Your survival guide to mortifying moments.
Verified by Psychology Today
Helping couples thrive together or apart.
Joy A. Dryer Ph.D.
Asking for a “Thank You” can mean more than it seems. But defining what you really want may be hard to pinpoint.
A trial separation is a crucial unmasking time, revealing who you are, and what you want. It’s less scary to work together, even when living apart.
Replay a fight until you get it right. This bottom-up, in-your-body approach helps you experience both your and your partner’s other-side-of-the-mountain perspectives.
Partners are like kings and queens who need to make agreements under which they live and rule. They thrive when their realm is governed by fairness and sensitivity for all.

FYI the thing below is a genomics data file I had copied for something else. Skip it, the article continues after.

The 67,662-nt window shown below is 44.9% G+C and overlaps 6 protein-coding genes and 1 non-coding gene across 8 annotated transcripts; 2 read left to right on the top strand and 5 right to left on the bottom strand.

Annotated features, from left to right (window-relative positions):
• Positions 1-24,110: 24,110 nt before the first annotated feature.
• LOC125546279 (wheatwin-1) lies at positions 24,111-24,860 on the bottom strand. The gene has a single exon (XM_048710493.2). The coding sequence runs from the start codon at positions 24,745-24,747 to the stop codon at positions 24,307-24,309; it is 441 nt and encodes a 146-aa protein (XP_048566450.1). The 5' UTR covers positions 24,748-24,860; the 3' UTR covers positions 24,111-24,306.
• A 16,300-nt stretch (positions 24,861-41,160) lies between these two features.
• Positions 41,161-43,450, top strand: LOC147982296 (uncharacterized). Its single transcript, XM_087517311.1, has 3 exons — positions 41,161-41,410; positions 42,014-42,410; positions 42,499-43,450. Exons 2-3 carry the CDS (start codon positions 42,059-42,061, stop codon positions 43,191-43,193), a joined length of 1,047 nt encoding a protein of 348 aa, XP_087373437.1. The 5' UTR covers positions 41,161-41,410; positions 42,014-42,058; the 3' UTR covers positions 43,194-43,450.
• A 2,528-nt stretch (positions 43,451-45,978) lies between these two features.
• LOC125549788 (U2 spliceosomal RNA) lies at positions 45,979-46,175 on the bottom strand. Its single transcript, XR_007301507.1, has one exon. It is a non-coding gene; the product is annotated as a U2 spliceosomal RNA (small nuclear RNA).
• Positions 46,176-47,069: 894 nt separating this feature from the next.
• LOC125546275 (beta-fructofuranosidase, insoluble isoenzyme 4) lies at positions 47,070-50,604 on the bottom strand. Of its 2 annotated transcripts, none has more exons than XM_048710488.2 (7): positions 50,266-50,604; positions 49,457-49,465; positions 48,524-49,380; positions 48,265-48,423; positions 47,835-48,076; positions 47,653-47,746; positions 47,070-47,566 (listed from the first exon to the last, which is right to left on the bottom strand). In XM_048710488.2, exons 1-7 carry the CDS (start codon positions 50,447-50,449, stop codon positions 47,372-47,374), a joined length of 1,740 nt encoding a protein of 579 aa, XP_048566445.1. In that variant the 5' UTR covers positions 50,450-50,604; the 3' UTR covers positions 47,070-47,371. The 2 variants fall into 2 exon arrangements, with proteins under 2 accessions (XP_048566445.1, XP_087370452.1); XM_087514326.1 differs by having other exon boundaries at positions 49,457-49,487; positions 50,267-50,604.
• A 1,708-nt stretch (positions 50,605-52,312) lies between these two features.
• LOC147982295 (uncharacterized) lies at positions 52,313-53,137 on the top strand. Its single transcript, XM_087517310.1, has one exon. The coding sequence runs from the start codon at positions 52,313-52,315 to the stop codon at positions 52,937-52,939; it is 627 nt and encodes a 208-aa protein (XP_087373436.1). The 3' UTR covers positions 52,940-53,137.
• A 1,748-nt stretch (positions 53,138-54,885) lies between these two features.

Relationships are never free of “issues.” We all continue to work on the basics to enjoy a secure functioning relationship, in or out of therapy.
He insists he’s not unfaithful like her father was. She insists she won’t be a victim like her mother was.
"I feel some hope that you understand how hurt I am. You’ve never really said ‘sorry’ before."
Personal Perspective: April Fools' Day history hints at how truth can be disguised. Multi-layered “truths” can shift perceptions.
A couple's “me–thee" perspective toward each other predicts a relationship’s likely demise.
Humans and dogs experience an increase in oxytocin when gazing into each other's eyes. This hormonal response helps bond mother and baby and romantic couples, too.
"He says he doesn't always feel happy with me. He has some ideal of perfection..."
You'll feel loved when you hear your partner with your eyes, and stay in the moment.
Joy A. Dryer, Ph.D., is a psychologist/psychoanalyst and divorce mediator in private practice in New York City and a former adjunct associate professor of psychology at New York University.